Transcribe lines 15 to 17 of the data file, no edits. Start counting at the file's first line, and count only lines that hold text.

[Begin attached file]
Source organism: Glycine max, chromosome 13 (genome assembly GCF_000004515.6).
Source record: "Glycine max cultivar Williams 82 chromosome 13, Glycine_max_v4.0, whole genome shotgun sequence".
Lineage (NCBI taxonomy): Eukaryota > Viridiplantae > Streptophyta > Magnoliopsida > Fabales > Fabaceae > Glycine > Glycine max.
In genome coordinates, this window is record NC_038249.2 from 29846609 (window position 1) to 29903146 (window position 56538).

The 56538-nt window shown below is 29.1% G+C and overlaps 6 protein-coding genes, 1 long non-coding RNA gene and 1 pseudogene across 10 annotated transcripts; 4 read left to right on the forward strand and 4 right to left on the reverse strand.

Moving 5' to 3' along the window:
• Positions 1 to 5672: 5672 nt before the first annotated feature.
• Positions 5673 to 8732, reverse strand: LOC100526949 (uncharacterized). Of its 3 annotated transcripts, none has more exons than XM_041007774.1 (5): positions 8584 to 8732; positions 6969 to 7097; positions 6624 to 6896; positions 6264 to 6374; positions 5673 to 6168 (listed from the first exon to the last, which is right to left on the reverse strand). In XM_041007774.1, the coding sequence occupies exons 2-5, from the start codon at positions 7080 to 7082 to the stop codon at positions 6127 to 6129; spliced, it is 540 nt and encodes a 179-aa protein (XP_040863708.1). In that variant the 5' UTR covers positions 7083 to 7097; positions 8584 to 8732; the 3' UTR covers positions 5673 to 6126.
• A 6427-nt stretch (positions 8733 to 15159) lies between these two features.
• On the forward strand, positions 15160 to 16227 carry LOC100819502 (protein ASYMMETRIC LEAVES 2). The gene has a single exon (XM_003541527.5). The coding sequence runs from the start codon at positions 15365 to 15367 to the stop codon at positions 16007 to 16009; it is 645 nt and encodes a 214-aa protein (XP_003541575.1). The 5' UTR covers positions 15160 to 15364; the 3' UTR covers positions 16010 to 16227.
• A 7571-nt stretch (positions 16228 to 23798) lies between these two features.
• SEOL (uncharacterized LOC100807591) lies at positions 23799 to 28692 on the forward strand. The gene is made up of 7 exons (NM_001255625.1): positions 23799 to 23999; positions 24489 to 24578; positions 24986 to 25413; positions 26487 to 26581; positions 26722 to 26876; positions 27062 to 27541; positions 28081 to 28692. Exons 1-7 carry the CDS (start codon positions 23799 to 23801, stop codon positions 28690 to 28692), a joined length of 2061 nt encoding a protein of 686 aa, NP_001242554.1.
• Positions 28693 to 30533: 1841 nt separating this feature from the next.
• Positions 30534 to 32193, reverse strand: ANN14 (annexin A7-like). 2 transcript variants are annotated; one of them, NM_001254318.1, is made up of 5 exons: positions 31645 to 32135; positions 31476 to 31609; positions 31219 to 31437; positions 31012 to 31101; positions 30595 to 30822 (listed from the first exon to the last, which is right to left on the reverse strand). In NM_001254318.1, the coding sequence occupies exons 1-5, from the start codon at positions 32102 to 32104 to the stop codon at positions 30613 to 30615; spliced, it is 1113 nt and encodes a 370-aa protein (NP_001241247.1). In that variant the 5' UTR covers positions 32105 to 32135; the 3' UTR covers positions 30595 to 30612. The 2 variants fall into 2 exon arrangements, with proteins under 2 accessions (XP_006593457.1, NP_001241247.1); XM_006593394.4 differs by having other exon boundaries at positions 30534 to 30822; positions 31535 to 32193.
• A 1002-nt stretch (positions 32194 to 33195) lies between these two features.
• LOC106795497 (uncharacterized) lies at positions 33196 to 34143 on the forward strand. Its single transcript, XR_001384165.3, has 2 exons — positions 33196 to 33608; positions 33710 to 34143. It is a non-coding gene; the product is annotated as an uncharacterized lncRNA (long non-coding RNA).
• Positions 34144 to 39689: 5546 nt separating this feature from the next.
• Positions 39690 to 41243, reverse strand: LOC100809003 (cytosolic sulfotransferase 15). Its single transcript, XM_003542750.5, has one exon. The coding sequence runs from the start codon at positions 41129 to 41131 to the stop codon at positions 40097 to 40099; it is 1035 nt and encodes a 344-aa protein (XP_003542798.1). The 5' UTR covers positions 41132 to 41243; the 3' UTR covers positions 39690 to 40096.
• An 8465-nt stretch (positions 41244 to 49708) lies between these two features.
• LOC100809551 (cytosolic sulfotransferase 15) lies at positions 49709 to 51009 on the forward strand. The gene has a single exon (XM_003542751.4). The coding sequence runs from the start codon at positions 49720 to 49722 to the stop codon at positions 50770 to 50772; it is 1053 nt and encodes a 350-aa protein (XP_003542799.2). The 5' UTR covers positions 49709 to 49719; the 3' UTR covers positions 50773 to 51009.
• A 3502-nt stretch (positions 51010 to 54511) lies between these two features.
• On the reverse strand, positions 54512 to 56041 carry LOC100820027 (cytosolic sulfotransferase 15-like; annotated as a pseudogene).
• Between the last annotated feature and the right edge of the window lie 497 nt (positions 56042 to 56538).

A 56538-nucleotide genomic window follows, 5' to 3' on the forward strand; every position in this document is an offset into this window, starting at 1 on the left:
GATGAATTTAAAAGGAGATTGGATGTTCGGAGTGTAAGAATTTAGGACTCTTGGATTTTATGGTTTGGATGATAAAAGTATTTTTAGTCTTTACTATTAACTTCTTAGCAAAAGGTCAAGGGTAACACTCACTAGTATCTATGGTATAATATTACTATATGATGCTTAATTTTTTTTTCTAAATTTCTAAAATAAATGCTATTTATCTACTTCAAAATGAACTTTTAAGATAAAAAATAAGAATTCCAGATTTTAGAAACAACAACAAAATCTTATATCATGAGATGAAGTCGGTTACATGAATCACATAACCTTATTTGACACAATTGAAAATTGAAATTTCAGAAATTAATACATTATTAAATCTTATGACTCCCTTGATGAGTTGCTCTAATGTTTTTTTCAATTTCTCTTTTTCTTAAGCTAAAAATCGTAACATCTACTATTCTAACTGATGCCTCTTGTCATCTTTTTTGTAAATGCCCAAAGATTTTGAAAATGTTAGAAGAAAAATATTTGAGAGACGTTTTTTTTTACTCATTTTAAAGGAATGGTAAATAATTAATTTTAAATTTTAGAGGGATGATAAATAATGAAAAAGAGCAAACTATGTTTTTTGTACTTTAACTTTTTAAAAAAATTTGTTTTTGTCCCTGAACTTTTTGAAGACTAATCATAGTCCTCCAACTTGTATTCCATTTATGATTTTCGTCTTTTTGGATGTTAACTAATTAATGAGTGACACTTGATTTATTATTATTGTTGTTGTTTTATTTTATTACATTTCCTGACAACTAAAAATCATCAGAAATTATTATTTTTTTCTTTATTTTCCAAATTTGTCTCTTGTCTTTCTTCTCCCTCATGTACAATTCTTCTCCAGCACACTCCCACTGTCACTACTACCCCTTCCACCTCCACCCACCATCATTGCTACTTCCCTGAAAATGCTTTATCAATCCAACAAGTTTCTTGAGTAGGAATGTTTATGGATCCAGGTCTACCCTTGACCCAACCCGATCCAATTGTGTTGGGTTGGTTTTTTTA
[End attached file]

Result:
• A 1002-nt stretch (positions 32194 to 33195) lies between these two features.
• LOC106795497 (uncharacterized) lies at positions 33196 to 34143 on the forward strand. Its single transcript, XR_001384165.3, has 2 exons — positions 33196 to 33608; positions 33710 to 34143. It is a non-coding gene; the product is annotated as an uncharacterized lncRNA (long non-coding RNA).
• Positions 34144 to 39689: 5546 nt separating this feature from the next.